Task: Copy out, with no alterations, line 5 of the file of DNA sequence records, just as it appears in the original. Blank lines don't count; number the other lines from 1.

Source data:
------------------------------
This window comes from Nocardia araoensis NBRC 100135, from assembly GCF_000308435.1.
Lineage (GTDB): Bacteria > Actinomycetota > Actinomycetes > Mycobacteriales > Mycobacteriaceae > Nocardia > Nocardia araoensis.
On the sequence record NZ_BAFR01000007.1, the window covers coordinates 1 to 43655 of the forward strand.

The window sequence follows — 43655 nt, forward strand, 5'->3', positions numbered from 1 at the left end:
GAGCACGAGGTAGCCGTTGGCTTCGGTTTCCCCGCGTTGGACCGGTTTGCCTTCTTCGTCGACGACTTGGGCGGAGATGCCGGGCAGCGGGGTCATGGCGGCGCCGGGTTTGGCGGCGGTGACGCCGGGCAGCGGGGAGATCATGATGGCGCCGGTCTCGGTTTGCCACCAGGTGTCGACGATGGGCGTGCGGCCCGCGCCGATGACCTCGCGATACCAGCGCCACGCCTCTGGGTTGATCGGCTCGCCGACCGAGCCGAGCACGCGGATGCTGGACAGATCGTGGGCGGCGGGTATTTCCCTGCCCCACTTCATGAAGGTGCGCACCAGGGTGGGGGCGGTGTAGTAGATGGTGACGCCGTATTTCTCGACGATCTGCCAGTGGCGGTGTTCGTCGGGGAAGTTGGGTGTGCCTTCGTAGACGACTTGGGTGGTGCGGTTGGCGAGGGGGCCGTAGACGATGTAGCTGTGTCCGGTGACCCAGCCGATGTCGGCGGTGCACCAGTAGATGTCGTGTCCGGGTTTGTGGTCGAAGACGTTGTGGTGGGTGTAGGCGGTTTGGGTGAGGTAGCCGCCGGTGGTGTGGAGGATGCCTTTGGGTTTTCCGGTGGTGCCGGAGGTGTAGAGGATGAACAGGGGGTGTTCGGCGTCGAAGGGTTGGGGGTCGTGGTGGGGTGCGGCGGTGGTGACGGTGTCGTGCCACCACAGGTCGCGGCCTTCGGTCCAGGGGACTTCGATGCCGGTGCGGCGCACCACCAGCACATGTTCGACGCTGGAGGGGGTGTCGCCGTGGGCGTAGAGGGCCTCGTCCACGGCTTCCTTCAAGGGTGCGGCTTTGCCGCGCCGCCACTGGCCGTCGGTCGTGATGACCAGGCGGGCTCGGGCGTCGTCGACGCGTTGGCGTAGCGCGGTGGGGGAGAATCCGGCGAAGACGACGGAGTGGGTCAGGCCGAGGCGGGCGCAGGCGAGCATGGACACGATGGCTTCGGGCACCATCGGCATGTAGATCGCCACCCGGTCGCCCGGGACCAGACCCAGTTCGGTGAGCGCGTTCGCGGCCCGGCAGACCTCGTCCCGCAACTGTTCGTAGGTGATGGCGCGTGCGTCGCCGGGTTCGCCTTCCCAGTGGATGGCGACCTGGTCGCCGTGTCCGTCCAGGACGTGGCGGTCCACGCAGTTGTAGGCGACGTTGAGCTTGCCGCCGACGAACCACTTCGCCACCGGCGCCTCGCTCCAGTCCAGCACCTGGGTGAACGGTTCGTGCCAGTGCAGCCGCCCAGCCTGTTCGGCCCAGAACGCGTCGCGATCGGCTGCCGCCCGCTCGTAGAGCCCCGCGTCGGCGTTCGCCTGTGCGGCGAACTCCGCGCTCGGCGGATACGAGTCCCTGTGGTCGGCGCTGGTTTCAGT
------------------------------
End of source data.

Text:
GAGCACGAGGTAGCCGTTGGCTTCGGTTTCCCCGCGTTGGACCGGTTTGCCTTCTTCGTCGACGACTTGGGCGGAGATGCCGGGCAGCGGGGTCATGGCGGCGCCGGGTTTGGCGGCGGTGACGCCGGGCAGCGGGGAGATCATGATGGCGCCGGTCTCGGTTTGCCACCAGGTGTCGACGATGGGCGTGCGGCCCGCGCCGATGACCTCGCGATACCAGCGCCACGCCTCTGGGTTGATCGGCTCGCCGACCGAGCCGAGCACGCGGATGCTGGACAGATCGTGGGCGGCGGGTATTTCCCTGCCCCACTTCATGAAGGTGCGCACCAGGGTGGGGGCGGTGTAGTAGATGGTGACGCCGTATTTCTCGACGATCTGCCAGTGGCGGTGTTCGTCGGGGAAGTTGGGTGTGCCTTCGTAGACGACTTGGGTGGTGCGGTTGGCGAGGGGGCCGTAGACGATGTAGCTGTGTCCGGTGACCCAGCCGATGTCGGCGGTGCACCAGTAGATGTCGTGTCCGGGTTTGTGGTCGAAGACGTTGTGGTGGGTGTAGGCGGTTTGGGTGAGGTAGCCGCCGGTGGTGTGGAGGATGCCTTTGGGTTTTCCGGTGGTGCCGGAGGTGTAGAGGATGAACAGGGGGTGTTCGGCGTCGAAGGGTTGGGGGTCGTGGTGGGGTGCGGCGGTGGTGACGGTGTCGTGCCACCACAGGTCGCGGCCTTCGGTCCAGGGGACTTCGATGCCGGTGCGGCGCACCACCAGCACATGTTCGACGCTGGAGGGGGTGTCGCCGTGGGCGTAGAGGGCCTCGTCCACGGCTTCCTTCAAGGGTGCGGCTTTGCCGCGCCGCCACTGGCCGTCGGTCGTGATGACCAGGCGGGCTCGGGCGTCGTCGACGCGTTGGCGTAGCGCGGTGGGGGAGAATCCGGCGAAGACGACGGAGTGGGTCAGGCCGAGGCGGGCGCAGGCGAGCATGGACACGATGGCTTCGGGCACCATCGGCATGTAGATCGCCACCCGGTCGCCCGGGACCAGACCCAGTTCGGTGAGCGCGTTCGCGGCCCGGCAGACCTCGTCCCGCAACTGTTCGTAGGTGATGGCGCGTGCGTCGCCGGGTTCGCCTTCCCAGTGGATGGCGACCTGGTCGCCGTGTCCGTCCAGGACGTGGCGGTCCACGCAGTTGTAGGCGACGTTGAGCTTGCCGCCGACGAACCACTTCGCCACCGGCGCCTCGCTCCAGTCCAGCACCTGGGTGAACGGTTCGTGCCAGTGCAGCCGCCCAGCCTGTTCGGCCCAGAACGCGTCGCGATCGGCTGCCGCCCGCTCGTAGAGCCCCGCGTCGGCGTTCGCCTGTGCGGCGAACTCCGCGCTCGGCGGATACGAGTCCCTGTGGTCGGCGCTGGTTTCAGT